The majority of respondents surveyed for BNY Mellon's new global paper, Overcoming the Trade Finance Gap: Root Causes and Remedies, said that centralised know-your-customer (KYC) databases would hold the most value in reducing trade finance rejection rates and closing the trade finance gap.

Successful establishment of such a database could improve small- and medium-sized enterprises' access to trade finance and save banks providing letters of credit (L/Cs) millions of US dollars each year.

Technological reality

According to BNY Mellon's report, the prospects are good for centralised KYC databases because data sharing within trusted user groups is becoming a reality due to technology advances.

Such data is extremely valuable in improving the ease of doing business and helping to drive down due diligence costs linked to the trade finance gap.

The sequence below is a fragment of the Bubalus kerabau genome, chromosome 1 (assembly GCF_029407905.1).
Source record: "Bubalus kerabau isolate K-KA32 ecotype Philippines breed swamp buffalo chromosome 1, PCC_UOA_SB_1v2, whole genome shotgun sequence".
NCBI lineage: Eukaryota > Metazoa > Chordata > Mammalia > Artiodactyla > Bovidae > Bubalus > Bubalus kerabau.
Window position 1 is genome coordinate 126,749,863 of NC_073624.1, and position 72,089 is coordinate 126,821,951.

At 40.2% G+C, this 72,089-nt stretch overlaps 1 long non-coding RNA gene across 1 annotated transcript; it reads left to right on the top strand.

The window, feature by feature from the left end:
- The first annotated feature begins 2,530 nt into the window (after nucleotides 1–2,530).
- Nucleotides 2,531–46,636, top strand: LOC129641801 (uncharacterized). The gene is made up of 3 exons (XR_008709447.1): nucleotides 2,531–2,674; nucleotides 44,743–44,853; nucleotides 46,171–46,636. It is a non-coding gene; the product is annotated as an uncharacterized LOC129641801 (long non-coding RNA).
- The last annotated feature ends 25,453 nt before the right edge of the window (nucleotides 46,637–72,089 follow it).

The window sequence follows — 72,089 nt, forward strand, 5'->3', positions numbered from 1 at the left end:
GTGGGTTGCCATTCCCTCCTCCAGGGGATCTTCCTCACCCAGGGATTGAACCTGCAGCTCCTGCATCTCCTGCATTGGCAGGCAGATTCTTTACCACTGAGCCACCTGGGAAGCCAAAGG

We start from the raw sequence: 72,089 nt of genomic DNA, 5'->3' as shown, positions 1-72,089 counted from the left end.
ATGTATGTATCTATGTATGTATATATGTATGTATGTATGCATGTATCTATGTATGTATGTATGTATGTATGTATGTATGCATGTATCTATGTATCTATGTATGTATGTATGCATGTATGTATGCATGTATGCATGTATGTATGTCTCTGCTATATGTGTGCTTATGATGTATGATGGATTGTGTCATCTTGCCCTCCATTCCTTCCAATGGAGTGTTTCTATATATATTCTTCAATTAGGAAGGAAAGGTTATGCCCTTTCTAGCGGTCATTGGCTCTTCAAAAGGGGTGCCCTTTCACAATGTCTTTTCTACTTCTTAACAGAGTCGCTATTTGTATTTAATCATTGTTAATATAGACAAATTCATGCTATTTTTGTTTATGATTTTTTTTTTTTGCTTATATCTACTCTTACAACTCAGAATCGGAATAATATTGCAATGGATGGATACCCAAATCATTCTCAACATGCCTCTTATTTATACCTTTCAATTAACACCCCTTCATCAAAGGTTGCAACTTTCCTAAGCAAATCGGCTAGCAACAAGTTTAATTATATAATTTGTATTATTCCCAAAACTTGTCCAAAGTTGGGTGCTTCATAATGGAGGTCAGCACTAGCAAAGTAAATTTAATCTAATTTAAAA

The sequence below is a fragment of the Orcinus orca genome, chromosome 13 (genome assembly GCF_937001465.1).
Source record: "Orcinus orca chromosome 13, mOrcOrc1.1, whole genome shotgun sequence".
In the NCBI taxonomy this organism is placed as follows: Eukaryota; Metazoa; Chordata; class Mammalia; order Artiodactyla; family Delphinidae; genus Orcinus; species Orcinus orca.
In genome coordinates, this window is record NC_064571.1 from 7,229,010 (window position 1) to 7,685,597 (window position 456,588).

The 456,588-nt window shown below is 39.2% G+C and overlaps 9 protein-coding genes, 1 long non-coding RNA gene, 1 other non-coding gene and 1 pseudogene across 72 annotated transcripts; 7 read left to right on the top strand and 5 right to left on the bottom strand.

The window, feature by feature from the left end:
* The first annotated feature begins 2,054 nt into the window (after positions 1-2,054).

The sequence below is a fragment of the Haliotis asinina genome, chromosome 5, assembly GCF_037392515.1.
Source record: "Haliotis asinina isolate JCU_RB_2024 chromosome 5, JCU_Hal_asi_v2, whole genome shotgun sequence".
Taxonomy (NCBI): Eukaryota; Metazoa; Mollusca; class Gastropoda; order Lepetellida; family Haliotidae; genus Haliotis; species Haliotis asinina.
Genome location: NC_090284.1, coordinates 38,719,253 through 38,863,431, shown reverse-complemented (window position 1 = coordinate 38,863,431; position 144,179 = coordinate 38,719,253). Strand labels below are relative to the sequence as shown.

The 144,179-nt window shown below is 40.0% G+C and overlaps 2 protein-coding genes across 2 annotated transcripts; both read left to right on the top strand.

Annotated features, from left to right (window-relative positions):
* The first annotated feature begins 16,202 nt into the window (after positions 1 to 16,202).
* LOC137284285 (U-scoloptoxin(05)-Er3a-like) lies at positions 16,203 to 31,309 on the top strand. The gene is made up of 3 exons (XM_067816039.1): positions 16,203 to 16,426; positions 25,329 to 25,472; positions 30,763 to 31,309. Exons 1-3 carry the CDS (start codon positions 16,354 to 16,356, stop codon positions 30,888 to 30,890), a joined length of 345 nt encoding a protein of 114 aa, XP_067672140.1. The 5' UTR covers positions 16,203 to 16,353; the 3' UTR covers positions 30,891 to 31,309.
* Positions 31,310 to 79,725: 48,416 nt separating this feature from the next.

LEIs hold potential

The report highlights the significant potential for Legal Entity Identifiers (LEIs), which store details of registered companies worldwide.

Each company is assigned with a 20-digit unique identification number while the database contains all the details needed to automate both KYC and know-your-customer's-customer (KYCC) checks.

LEIs are also affordable. The cost of an LEI could be as low as US$45.6 so it is possible for even a small firm with limited resources to obtain one and improve its chances of securing trade finance.

L/C savings

If LEIs achieve critical mass, this initiative could be transformative, with global adoption potentially able to save banks issuing L/Cs upwards of US$250 million annually according BNY Mellon's study.

It concludes that with clear support for centralised databases for KYC, there needs to be an agreed industry approach to help ensure such capabilities are utilised to support global trade.

This article represents the views of the author and not necessarily those of the ICC or Coastline Solutions.